CHARLES: Or, God forbid, a Tampax. Just my luck! (Laughs)
CAMILLA: You are a complete idiot! (Laughs) Oh, what a wonderful idea.
CHARLES: My luck to be chucked down a lavatory and go on and on forever swirling round on the top, never going down.
CAMILLA (laughing): Oh darling!
CHARLES: Until the next one comes through.
CAMILLA: Oh, perhaps you could just come back as a box.
CHARLES: What sort of box?
CAMILLA: A box of Tampax, so you could just keep going.
CHARLES: That’s true.
CAMILLA: Repeating yourself... (laughing). Oh, darling, oh I just want you now.
CHARLES: Do you?
CHARLES: So do I.
CAMILLA: Desperately, desperately, desperately. Oh, I thought of you so much at Yaraby.
CHARLES: Did you?
CAMILLA: Simply mean we couldn’t be there together.
CHARLES: Desperate. If you could be here—I long to ask Nancy sometimes.
CAMILLA: Why don’t you?
CHARLES: I daren’t.
CAMILLA: Because I think she’s so in love with you.
CAMILLA: She’d do anything you asked.
CHARLES: She’d tell all sorts of people.
CAMILLA: No, she wouldn’t because she’d be much too frightened of what you might say to her. I think you’ve got—I’m afraid it’s a terrible thing to say—but I think, you know, those sort of people do feel very strongly about you. You’ve got such a great hold over her.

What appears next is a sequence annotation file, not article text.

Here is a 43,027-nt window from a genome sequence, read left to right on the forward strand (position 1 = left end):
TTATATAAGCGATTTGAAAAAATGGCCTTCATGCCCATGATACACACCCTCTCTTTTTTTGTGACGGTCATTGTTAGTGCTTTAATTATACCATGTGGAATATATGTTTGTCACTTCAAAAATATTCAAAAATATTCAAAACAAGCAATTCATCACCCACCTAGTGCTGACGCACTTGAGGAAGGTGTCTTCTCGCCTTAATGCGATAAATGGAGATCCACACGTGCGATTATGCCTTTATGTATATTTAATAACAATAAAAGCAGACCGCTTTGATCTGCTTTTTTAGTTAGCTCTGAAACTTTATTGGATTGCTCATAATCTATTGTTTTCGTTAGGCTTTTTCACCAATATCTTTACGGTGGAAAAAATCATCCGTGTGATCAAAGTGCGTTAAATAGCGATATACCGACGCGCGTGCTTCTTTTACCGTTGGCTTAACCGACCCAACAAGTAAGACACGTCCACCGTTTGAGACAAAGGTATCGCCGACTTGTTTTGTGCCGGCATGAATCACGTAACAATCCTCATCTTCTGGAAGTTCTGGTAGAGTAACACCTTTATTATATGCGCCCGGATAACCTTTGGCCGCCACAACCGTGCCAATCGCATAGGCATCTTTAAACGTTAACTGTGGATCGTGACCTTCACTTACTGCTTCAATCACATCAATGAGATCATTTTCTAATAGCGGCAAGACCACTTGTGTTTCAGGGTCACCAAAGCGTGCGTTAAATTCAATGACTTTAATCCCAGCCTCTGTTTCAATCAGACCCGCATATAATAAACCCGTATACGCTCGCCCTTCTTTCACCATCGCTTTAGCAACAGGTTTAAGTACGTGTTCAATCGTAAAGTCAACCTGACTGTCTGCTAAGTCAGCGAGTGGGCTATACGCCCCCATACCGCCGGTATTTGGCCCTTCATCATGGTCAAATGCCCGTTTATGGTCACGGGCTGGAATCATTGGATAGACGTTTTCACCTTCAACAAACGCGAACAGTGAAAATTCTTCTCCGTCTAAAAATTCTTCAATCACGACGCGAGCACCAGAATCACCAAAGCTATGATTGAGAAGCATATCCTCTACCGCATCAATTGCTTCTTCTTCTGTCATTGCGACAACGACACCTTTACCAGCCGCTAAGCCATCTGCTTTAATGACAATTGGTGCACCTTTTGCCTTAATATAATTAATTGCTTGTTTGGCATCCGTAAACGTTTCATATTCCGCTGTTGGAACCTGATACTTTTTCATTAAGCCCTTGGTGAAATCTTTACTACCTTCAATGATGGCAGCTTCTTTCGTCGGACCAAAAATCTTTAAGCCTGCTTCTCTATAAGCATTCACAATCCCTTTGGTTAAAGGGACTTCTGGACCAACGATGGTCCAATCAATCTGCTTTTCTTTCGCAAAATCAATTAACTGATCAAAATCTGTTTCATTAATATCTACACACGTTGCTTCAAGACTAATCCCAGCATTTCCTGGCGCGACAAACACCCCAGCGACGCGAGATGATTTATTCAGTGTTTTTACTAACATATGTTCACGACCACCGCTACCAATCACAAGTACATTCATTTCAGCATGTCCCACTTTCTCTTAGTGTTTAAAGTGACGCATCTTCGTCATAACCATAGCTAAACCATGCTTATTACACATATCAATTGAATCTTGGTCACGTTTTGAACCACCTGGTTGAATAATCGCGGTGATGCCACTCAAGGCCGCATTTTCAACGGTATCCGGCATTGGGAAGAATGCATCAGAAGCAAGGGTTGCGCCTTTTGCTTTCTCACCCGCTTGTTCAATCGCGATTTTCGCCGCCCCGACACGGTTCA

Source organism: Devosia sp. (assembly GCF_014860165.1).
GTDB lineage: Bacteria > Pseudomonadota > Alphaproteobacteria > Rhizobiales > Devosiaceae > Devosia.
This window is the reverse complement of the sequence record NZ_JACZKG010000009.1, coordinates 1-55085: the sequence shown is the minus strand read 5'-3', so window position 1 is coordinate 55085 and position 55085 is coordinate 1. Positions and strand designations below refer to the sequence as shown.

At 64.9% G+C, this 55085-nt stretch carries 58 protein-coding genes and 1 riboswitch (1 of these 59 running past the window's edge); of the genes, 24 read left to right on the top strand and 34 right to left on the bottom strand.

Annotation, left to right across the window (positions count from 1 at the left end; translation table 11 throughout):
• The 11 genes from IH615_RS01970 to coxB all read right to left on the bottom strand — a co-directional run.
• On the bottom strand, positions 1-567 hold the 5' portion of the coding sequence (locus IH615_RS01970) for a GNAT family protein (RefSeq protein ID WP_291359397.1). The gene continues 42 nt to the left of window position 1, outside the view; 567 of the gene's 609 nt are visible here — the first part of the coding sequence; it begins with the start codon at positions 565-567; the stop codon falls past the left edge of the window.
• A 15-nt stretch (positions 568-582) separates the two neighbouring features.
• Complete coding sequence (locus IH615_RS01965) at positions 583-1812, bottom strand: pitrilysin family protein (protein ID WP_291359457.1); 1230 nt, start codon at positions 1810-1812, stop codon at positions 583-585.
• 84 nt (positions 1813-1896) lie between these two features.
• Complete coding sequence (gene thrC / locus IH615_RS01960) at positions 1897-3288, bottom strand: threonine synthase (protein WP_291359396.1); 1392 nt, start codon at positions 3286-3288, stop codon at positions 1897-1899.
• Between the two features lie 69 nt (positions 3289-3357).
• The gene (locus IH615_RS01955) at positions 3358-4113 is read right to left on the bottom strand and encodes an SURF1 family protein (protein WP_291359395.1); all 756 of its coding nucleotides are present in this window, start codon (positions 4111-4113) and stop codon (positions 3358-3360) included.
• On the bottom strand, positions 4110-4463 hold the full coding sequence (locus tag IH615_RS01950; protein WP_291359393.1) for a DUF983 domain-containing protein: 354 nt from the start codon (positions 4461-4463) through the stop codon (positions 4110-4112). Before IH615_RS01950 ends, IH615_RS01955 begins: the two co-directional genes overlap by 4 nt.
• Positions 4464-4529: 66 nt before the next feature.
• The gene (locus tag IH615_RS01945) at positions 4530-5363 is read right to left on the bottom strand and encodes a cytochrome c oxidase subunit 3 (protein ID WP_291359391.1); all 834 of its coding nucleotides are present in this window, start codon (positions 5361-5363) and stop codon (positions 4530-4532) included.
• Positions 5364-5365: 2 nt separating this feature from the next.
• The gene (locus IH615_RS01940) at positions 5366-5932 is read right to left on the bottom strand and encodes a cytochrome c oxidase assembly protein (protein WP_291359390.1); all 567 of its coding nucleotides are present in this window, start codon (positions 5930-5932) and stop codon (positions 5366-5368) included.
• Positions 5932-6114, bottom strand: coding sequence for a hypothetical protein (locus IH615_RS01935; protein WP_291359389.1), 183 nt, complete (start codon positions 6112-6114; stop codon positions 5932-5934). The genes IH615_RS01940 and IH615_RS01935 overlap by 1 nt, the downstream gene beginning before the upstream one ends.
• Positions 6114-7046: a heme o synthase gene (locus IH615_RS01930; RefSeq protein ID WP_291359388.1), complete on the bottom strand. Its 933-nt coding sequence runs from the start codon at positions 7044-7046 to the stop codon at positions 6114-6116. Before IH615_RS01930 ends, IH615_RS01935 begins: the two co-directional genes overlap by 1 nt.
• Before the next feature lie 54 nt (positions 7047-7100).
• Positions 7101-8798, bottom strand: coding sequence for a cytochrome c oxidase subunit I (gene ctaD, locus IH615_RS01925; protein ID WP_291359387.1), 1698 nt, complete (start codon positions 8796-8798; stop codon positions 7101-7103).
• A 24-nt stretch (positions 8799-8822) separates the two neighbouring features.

CAMILLA: And you’re... I think, as usual, you’re underestimating yourself.
CHARLES: But she might be terribly jealous or something.
CAMILLA: Oh! (Laughs) Now that is a point! I wonder. She might be, I suppose.
CHARLES: You never know, do you?
CAMILLA: No. The little green-eyed monster might be lurking inside her. No. But, I mean, the thing is you’re so good when people are so flattered to be taken into your confidence. But I don’t know they’d betray you. You know, real friends.
CAMILLA: I don’t. (Pause) Gone to sleep?
CHARLES: No, I’m here.
CAMILLA: Darling, listen, I talked to David tonight again. It might not be any good.
CHARLES: Oh, no!
CAMILLA: I’ll tell you why. He’s got these children of one of those Crawley girls and their nanny staying. He’s going. I’m going to ring him again tomorrow. He’s going to try and put them off till Friday. But I thought as an alternative, perhaps I might ring up Charlie.
CAMILLA: And see if we could do it there. I know he is back on Thursday.
CHARLES: It’s quite a lot further away.
CAMILLA: Oh, is it?
CHARLES: Well, I’m just trying to think. Coming from Newmarket.
CAMILLA: Coming from Newmarket to me at that time of night, you could probably do it in two and three quarters. It takes me three.
CHARLES: What to go to, um, Bowood?
CHARLES: To go to Bowood?
CAMILLA: To go to Bowood would be the same as me really, wouldn’t it?
CHARLES: I mean to say, you would suggest going to Bowood, uh?
CAMILLA: No, not at all.
CHARLES: Which Charlie then?
CAMILLA: What Charlie do you think I was talking about?
CHARLES: I didn’t know, because I thought you meant...